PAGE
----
George closed his trench coat with a huff, nirvana forgotten as quickly as it had been found. "No, I don't want you callin' Emmy," he snapped in an amusingly irritated voice only old southern men can perfect. He wagged a skinny finger at her. "I ain't gettin' sent to my room again, Miss Brynda, and that's a fact."
Brynda blinked at him over the rims of her large-framed spectacles. "Then I highly suggest you keep Mr. Wiggly under wraps. And I do mean that literally." Her gaze flicked back down to the book. This particular chapter was actually quite interesting as it not only dealt with various sexual disorders and their remedies, but it had accompanying photographs as well. "There's a new series of books on UFOs that came in today," she said absently. "You might find them interesting."
He hesitated. "Do they got pictures?" George asked begrudgingly, his interest snagged.
She glanced up and smiled. "Artistic renderings. I don't believe anybody's actually photographed an alien yet. Aisle D5, George."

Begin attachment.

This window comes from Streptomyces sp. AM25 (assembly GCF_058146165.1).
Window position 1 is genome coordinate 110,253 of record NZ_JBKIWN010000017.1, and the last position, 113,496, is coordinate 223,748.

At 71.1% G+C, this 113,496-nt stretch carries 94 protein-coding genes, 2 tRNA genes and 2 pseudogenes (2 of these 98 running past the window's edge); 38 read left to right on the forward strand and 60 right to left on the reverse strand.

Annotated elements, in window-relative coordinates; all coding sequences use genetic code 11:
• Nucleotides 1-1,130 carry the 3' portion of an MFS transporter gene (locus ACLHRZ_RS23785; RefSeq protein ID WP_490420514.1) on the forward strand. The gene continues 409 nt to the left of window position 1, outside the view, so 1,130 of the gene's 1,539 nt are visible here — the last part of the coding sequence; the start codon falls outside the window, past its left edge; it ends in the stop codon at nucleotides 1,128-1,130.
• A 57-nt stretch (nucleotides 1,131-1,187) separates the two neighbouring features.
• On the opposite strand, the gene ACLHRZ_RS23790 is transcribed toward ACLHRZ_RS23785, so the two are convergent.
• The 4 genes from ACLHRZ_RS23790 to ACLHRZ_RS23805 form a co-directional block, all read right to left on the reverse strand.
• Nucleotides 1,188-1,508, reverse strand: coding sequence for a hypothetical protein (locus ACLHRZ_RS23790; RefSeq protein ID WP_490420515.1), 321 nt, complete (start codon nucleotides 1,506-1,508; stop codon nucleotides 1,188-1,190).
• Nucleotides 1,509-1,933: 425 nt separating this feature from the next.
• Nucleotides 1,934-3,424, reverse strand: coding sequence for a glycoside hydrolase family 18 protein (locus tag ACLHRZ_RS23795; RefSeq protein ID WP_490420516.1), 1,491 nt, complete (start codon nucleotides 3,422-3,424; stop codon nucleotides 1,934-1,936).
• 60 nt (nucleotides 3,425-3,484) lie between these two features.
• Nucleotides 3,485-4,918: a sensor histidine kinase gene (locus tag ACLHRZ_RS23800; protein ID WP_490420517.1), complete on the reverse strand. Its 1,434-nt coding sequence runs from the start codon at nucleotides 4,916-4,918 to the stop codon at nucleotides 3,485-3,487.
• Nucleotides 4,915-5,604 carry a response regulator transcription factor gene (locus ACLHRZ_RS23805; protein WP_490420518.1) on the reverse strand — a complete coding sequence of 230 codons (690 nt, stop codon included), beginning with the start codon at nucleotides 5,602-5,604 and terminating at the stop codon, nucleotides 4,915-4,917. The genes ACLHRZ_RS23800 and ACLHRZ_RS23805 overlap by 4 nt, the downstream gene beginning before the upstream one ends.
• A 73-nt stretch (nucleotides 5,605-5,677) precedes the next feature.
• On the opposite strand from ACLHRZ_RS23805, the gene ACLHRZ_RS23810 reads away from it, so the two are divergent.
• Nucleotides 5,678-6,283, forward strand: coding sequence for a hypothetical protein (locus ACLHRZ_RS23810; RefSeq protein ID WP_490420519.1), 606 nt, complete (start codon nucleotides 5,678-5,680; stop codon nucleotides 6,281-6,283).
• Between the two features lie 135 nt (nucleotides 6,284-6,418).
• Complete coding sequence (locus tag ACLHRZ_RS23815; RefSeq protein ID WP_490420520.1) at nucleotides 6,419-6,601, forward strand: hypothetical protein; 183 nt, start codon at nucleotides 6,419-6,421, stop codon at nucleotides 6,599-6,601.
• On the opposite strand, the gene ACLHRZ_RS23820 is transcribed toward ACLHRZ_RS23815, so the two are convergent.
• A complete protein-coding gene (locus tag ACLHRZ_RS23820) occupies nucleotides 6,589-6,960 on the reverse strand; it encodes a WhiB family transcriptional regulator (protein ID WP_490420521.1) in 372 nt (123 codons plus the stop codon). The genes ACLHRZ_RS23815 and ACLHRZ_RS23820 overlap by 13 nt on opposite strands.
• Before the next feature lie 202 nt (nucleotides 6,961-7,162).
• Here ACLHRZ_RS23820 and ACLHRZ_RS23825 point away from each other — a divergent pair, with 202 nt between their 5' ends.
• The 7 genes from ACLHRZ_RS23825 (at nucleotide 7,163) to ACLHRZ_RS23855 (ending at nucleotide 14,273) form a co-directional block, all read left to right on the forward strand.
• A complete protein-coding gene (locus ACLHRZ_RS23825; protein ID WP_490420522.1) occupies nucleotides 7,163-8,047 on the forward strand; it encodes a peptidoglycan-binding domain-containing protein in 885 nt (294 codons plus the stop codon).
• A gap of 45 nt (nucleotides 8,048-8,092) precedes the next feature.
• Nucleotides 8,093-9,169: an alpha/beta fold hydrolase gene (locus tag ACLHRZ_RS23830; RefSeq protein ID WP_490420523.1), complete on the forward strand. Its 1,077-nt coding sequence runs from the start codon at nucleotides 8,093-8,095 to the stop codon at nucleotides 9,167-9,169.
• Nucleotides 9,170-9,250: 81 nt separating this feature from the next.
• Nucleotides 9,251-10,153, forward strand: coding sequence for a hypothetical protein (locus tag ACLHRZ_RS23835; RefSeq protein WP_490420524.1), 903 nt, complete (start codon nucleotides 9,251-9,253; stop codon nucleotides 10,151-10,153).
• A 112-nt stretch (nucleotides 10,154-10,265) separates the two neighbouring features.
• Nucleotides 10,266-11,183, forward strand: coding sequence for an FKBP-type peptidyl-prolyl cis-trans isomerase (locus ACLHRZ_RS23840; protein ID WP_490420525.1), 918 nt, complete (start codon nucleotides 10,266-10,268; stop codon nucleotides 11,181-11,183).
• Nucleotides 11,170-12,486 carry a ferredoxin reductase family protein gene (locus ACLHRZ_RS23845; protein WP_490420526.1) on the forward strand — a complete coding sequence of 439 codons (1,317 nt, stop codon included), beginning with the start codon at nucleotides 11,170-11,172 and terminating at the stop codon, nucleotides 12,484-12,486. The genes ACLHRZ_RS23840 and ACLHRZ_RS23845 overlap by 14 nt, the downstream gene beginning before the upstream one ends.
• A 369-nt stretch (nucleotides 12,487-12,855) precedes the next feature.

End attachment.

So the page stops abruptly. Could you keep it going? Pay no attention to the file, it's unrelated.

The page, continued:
He grunted, curious despite himself. "Oh all right dammit, I'll go have me a look." His bushy eyebrows narrowed, forming one long caterpillar looking creature. "And no tattlin' on me to Emmy while I'm thumbin' through the alien books, y'hear?"
"Loud and clear," she said indulgently as she turned the page in her textbook.
An hour later, when the library was getting ready to close down for the evening, Brynda stood up and headed for the women's washroom to make herself presentable for class tonight. She wished she had time to run home and change into more comfortable clothing, but the visits to the doctor's office directly after work made her free time between the library and the college nonexistent.
When she arrived at the women's washroom, she made a direct beeline for the mirror, wanting to tidy herself up as much as possible. She studied the sensible, dependable image she presented as she straightened her neat little bowtie. Made out of red ribbon, she had read in a women's magazine that a spiffy little ribbon bowtie was part and parcel of the proper image a modern businesswoman of the eighties should present. Accompanied by a pinstriped cotton shirt, a pair of matronly black pumps, and a no-nonsense skirt that ended just below the knees, she felt ready to take on the world. Or if not the world at large, she conceded, she at least felt ready to take on the Psychology exam at the university tonight.
Sometimes, especially during moments like this when she was tired and not feeling particularly well, she wondered if it was all worth it. Why bother going to class at night when she knew she'd never live to see graduation day? But in the end she always pulled herself together and carried on with life, for she wanted to keep hers as close to normal as possible for as long as possible.